The Department of Health (DoH) this afternoon published the results of its consultation into plain or standardised packaging of tobacco products – and it appears the vast majority of respondents were opposed to the idea.
The consultation closed last August, and received 137,711 responses. The vast majority came from pro-smoking lobbyists, retail groups and unions, and were, unsurprisingly, deeply hostile to the implementation of plain packs. Health campaigners and local authorities were in favour.
The biggest concerns highlighted by those opposed included: increase in the illicit trade, longer transaction times at the point of sale, making the category more difficult to manage , increased staff costs and diminished margins.
Responses came from the following groups: 392 members of the public; 37 health or social care professionals; 624 businesses or sole traders; and 254 organisations. Fourteen were wholesalers. All respondents cam from the UK.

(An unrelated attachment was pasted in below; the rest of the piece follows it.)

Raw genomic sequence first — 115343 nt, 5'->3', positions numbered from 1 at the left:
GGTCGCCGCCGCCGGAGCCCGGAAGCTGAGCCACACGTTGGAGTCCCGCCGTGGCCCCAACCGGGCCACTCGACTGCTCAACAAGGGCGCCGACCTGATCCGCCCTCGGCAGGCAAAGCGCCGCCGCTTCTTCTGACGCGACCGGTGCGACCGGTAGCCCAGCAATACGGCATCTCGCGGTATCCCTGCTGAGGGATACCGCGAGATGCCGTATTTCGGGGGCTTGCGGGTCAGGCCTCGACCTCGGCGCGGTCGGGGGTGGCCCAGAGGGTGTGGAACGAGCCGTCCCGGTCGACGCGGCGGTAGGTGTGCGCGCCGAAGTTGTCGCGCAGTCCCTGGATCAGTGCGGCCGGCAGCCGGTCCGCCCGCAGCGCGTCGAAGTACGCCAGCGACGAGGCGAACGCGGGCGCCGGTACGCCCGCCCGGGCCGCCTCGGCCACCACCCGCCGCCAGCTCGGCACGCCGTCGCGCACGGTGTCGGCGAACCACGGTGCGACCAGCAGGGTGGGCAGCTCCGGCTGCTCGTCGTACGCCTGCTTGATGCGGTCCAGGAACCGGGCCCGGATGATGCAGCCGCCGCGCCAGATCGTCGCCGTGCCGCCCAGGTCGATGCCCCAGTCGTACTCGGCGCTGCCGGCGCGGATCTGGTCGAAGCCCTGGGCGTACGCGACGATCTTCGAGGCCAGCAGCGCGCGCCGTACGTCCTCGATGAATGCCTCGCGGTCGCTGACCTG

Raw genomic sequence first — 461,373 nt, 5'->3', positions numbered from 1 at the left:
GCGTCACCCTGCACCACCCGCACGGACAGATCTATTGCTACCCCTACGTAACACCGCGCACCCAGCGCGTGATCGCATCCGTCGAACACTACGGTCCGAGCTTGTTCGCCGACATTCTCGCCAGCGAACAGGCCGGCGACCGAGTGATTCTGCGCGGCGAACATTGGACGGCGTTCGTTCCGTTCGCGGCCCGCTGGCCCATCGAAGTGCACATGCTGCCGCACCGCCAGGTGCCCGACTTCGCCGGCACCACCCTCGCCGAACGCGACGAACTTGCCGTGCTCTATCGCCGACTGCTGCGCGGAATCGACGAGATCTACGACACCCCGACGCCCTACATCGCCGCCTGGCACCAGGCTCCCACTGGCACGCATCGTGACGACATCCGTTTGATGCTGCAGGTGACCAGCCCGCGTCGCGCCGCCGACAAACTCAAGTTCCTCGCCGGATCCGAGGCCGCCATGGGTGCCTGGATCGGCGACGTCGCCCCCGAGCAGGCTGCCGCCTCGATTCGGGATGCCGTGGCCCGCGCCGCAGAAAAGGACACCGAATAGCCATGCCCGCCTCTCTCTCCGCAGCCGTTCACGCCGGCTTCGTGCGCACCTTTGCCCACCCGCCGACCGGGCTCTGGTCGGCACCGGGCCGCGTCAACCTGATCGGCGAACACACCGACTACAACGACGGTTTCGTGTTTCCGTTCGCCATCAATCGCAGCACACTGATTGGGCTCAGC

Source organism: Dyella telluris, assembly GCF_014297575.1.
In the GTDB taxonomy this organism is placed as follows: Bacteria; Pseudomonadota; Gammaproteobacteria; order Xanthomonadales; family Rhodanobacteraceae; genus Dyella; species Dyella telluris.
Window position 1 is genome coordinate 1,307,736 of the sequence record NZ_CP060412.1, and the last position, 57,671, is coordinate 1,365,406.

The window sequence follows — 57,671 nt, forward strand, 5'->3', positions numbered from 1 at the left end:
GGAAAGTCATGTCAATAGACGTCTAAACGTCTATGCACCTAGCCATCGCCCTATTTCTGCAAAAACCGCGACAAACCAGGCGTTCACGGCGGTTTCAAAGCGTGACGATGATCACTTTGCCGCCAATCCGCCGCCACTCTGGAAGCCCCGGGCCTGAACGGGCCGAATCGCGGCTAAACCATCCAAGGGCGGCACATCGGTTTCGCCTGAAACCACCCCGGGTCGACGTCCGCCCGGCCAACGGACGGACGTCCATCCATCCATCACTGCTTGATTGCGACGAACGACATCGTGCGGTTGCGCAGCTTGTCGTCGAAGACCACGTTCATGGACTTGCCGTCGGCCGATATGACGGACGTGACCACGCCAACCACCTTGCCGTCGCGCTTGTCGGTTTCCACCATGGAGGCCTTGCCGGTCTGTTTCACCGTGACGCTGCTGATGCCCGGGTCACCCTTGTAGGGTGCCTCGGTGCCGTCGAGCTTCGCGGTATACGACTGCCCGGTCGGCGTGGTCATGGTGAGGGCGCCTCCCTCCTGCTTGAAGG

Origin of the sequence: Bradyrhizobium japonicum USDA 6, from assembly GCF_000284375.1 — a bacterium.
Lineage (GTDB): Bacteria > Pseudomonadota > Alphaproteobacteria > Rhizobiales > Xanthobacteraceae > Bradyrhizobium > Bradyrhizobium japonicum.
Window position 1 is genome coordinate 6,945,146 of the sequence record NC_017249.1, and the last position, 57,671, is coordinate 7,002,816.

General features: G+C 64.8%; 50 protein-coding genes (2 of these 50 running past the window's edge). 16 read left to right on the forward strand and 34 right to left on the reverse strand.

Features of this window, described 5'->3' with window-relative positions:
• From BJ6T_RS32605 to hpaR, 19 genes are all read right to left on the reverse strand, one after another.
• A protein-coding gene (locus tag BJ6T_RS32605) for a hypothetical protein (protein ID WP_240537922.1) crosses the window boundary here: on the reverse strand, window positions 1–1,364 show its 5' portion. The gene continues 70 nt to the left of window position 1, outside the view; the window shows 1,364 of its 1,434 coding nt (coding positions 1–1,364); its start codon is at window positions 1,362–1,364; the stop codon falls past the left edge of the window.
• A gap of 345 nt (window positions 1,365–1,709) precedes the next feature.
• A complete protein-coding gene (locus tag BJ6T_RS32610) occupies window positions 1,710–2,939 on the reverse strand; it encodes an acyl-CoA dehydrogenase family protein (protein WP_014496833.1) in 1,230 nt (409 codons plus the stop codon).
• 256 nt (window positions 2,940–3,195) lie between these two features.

The majority (55%) of responses came from people, businesses or organisations with no declared links to the tobacco industry. Around a third of respondents, however, declared their links to the tobacco industry, and 15% did not give an answer to this question.
MPs are due to vote on standardised packaging within the next few week; it is not known what, if any, effect this findings report will have on the vote, although it is claimed that a “substantial number” of MPs are expected to vote agains plain packs.
The full report can be downloaded here